However, even white holes with microscopic diameters could still be quite massive, just as black holes smaller than a sand grain can weigh more than the moon. Now, Rovelli and the co-author of research Francesca Vidotto, of the University of the Basque Country in Spain, suggest that these microscopic white holes could make up dark matter.
What is Dark matter?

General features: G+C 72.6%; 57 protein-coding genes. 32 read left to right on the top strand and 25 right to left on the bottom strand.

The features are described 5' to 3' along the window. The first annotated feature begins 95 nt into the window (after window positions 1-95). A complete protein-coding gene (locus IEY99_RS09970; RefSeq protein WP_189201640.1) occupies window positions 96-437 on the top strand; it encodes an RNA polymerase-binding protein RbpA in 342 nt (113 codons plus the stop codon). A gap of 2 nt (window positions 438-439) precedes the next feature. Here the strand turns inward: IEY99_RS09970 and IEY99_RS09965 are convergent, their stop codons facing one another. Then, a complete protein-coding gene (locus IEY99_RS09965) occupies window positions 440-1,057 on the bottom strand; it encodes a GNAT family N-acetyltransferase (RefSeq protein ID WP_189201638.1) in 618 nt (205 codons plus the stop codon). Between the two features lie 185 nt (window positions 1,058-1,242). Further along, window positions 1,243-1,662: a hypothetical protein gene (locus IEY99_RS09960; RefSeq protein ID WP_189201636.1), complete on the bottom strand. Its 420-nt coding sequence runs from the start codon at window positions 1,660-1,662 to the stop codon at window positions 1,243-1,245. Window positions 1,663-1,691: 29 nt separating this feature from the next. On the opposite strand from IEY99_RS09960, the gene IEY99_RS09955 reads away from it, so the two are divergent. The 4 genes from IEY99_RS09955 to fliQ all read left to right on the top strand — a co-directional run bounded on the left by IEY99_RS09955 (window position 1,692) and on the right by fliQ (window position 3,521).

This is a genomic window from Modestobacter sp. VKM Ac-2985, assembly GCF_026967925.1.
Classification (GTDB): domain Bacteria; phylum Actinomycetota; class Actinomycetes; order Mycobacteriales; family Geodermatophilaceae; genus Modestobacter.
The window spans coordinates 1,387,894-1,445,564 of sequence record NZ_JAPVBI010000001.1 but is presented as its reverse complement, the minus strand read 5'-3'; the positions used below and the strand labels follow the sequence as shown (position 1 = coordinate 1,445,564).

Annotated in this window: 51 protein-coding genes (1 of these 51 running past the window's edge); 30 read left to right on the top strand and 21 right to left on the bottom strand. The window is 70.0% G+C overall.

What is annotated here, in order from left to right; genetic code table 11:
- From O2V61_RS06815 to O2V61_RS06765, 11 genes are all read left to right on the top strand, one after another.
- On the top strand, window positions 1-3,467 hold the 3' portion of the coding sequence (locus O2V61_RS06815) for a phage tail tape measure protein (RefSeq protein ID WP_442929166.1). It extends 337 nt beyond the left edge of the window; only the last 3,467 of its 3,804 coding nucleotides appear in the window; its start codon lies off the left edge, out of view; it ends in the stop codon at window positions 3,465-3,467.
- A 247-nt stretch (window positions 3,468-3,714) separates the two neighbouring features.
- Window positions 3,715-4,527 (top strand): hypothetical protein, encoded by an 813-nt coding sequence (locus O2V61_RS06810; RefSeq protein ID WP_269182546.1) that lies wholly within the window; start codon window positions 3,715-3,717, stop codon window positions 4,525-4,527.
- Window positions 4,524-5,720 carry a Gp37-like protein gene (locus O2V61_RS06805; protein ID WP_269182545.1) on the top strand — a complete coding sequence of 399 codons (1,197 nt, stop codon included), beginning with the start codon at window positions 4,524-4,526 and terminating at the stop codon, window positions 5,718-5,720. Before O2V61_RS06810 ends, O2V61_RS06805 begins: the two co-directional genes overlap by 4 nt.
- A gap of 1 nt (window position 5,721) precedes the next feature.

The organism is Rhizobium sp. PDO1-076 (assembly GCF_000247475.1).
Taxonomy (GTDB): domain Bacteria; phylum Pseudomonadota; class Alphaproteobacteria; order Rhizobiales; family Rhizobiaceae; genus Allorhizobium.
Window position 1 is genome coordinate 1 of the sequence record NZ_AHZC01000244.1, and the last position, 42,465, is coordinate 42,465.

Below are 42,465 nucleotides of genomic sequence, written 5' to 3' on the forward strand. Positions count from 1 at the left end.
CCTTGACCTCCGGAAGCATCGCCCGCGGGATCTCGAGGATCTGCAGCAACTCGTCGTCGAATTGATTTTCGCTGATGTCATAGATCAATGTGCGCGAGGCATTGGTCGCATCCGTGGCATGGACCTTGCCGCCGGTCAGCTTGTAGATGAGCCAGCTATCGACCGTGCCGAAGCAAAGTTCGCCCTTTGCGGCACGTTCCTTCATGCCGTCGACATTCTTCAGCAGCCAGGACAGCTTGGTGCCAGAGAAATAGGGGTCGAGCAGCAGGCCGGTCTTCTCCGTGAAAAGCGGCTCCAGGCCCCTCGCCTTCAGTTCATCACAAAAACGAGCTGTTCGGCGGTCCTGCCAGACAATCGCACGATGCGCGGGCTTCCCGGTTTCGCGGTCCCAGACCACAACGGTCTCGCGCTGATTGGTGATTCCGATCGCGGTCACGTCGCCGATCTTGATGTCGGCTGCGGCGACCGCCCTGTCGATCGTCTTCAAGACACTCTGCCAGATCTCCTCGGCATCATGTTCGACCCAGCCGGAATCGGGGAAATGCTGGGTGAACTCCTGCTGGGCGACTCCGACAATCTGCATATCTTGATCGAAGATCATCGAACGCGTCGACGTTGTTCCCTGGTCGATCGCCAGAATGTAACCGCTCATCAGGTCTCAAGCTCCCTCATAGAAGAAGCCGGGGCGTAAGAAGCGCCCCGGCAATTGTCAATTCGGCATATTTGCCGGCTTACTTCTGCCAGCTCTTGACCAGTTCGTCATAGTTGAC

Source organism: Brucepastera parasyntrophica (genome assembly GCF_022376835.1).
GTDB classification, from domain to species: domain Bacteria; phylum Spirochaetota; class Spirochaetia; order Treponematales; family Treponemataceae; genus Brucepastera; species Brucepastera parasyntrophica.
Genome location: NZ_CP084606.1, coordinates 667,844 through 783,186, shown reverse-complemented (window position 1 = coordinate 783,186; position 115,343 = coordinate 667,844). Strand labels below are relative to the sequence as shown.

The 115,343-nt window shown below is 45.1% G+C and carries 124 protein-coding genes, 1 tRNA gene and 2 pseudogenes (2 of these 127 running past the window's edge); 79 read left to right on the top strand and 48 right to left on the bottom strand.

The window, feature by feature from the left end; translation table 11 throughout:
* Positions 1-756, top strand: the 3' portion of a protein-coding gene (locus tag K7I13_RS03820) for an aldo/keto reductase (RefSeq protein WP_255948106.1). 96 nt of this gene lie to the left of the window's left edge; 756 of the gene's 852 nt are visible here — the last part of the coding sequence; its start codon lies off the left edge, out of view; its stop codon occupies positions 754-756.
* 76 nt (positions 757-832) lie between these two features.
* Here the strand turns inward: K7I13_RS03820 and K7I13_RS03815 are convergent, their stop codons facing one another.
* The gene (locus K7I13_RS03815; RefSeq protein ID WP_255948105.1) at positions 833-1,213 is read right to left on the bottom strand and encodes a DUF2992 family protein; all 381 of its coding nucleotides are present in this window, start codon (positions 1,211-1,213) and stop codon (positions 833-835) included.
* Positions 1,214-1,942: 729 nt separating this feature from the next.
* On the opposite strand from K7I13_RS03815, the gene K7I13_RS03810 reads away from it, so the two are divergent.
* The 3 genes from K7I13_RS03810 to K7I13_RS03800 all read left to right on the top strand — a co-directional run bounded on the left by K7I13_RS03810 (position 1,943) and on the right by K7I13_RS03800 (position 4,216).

Although dark matter is thought to make up five-sixths of all matter in the universe, scientists do not know what it’s made of. As its name suggests, dark matter is invisible; it does not emit, reflect or even block light. As a result, dark matter can currently be tracked only through its gravitational effects on normal matter, such as that making up stars and galaxies. The nature of dark matter is currently one of the greatest mysteries in astrophysics. The local density of dark matter, as suggested by the motion of stars near the sun, is about 1 percent the mass of the sun per cubic parsec, which is about 34.7 cubic light-years. To account for this density with white holes, the scientists calculated that one tiny white hole — much smaller than a proton and about a millionth of a gram, which is equal to about the mass of “half an inch of a human hair,” Rovelli said — is needed per 2,400 cubic miles (10,000 cubic kilometers). These white holes would not emit any radiation, and because they are far smaller than a wavelength of light, they would be invisible. If a proton did happen to impact one of these white holes, the white hole “would simply bounce away,” Rovelli said. “They cannot swallow anything.” If a black hole were to encounter one of these white holes, the result would be a single larger black hole, he added.